So, you’re quenched for thirst and wondering if you can drink the tap water in Amsterdam. Knowing where to get safe drinking water in a foreign country can be a little daunting, so what’s the deal in the Netherlands?

We’ve all heard horror stories about drinking tap water in foreign countries, and the last thing anyone wants on a vacation (or at any time) is to be stuck inside on the toilet. So, can you drink tap water in the Netherlands? Let’s take a look…

Is tap water safe to drink in the Netherlands?

Good news: tap water is totally safe to drink in the Netherlands, especially in Amsterdam where the tap water is often better quality than bottled water. In fact, Dutch tap water is the second highest quality in Europe, scoring 7.1 out of 10 in a study.

In the Netherlands, water companies use advanced technology to filter surface water without using chlorine or fluoride. High levels of chloride can be harmful to the environment, so it’s a major plus that Dutch tap water has none of it. The calcium content is very low, making it softer water than other regions of Europe. Water that is referred to as “soft” causes less damage to appliances, like washing machines. 

graphic-of-ten-best-tap-water-countries-europe-netherlands-two
Image: DutchReview

Another bonus is that the taste is known for being good. In fact, in the same study, it was found to be tastier than bottled water! However, you may find that Dutch water tastes different from your home country — that’s because of the low calcium content. Rest assured, it won’t take long for you to adjust. So don’t be shy to fill up your water flask and skip the store’s bottled water!

Is it safe to drink from public drinking fountains in Holland?

Public drinking fountain in Amsterdam.
Public drinking fountain in Amsterdam. Image: Brin Andrews/Supplied

Public drinking water in the Netherlands is very safe since it is purified in the same way as regular tap water. You can find drinking fountains all around Amsterdam, many of them colourfully painted or even mosaiced. Additionally, there are also water bottle filling stations, which you’ll find in many parks and streets. There are even websites that help you locate the nearest drinking fountain for wherever you are in the Netherlands. Now that’s cool! 

Can you ask for tap water in a restaurant?

When going out for dinner in the Netherlands you can ask for tap water, but most of the time you’ll be charged for a glass or bottle. If your stars align and the goddess of free water bestows an enchanted kiss upon you, you may stumble upon a restaurant that has no problem serving totally free tap water. Of course, you can always ask the question of whether a restaurant charges for tap water.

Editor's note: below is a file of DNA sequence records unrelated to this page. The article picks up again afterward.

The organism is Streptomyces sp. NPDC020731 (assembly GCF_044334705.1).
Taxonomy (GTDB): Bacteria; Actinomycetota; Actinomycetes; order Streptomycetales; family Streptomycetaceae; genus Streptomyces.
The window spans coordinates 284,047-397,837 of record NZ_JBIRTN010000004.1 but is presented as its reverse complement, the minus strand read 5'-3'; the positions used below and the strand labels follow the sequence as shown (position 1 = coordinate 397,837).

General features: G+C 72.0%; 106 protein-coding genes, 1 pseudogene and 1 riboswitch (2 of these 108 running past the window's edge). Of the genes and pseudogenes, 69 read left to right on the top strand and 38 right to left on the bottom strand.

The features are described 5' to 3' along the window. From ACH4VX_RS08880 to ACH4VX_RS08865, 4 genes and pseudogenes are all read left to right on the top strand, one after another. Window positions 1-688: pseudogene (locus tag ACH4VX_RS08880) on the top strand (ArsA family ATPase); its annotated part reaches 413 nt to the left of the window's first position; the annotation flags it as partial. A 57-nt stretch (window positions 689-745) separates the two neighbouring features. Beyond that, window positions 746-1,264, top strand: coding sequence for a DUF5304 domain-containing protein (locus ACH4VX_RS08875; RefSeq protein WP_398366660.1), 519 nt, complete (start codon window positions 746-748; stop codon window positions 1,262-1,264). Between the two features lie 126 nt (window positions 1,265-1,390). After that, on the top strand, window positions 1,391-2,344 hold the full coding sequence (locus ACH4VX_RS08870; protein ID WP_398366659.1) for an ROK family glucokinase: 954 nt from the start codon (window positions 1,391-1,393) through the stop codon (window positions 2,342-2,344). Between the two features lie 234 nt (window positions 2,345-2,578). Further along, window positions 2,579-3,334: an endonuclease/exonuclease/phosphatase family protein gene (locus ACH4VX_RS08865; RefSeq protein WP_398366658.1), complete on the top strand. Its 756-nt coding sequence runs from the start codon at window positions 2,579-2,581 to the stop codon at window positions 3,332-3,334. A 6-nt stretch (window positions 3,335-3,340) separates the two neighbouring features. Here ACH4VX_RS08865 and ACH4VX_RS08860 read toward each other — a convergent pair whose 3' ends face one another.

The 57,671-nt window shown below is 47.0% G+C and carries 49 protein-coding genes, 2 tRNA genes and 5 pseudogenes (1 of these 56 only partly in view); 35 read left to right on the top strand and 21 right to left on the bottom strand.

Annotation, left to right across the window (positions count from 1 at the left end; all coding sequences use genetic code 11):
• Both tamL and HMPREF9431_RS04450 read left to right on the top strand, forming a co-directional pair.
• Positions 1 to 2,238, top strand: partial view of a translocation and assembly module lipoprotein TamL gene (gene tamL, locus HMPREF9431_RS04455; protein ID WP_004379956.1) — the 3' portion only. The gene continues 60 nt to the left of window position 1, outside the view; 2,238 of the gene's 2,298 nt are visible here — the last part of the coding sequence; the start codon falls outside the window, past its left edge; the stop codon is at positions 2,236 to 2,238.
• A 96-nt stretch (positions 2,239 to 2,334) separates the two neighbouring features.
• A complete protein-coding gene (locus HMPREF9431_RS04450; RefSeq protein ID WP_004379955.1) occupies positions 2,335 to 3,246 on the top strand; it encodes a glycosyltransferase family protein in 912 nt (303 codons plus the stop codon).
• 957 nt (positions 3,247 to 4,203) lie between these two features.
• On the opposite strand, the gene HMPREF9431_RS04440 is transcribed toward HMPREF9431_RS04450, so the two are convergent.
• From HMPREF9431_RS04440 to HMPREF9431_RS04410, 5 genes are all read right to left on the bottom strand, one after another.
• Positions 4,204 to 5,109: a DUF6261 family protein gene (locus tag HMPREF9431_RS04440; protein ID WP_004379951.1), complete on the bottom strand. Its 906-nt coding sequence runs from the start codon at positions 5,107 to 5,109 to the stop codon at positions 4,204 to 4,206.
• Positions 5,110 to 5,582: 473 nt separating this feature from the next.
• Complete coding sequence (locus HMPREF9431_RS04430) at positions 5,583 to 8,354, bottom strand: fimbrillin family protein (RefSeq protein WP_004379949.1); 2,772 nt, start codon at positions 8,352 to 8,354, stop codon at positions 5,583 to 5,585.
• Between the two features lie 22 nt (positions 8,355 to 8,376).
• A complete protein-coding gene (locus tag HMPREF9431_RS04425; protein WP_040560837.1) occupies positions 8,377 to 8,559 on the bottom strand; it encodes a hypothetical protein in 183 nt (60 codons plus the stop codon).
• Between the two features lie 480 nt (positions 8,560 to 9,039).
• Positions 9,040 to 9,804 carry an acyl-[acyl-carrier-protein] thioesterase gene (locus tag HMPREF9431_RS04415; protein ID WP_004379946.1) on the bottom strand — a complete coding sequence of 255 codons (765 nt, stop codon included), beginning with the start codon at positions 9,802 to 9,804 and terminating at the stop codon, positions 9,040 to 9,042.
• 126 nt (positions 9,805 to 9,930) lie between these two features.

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Help! Why does Dutch water create white build-up on my tap?

As mentioned, the calcium content of Dutch water compared to the rest of Europe is low, but it’s still there. Calcium build-up was something I had never encountered before coming to Europe, so when clumps of white started gathering in my kettle and around my taps I had no idea what to do. 

Calcium build-up is when white deposits start forming as a result of the calcium in the water. This can happen in your toilet, shower, taps and kettle. It can affect the quality of water coming out of your tap, as the deposits can break off. This is particularly unpleasant, and not very good for you, especially when the deposits land up in your cups of tea!

Luckily, there’s a simple solution to that. You can purchase products to clean out the calcium at supermarkets or stores like Action. You can also use good old undiluted white vinegar, which you can soak your showerheads in for a new shiny finish. I recommend cleaning out your kettle every month to prevent long-term build-up.

Have you tried the water in Amsterdam? Let us know what you thought in the comments below!

Feature Image: Daria Shevtsova/Pexels

2 COMMENTS

  1. How about the lead reports that we received recently?
    This makes tap water totally unsafe due to the old pipes.
    Can you inform us about that more please?

  2. Use of liquid soap instead of solid soap can reduce the amount of limescale deposits in sinks, helping to keep the enamel shiny, and a drop in the toilet cistern can help there too. It’s probably due to the citric acid that’s usually an ingredient of liquid soap. Just shame about the plastic container that’s later thrown away. Brita filters greatly reduce the quantity of calcium carbonate that ends up in your tea, which improves its flavour as well as appearance.

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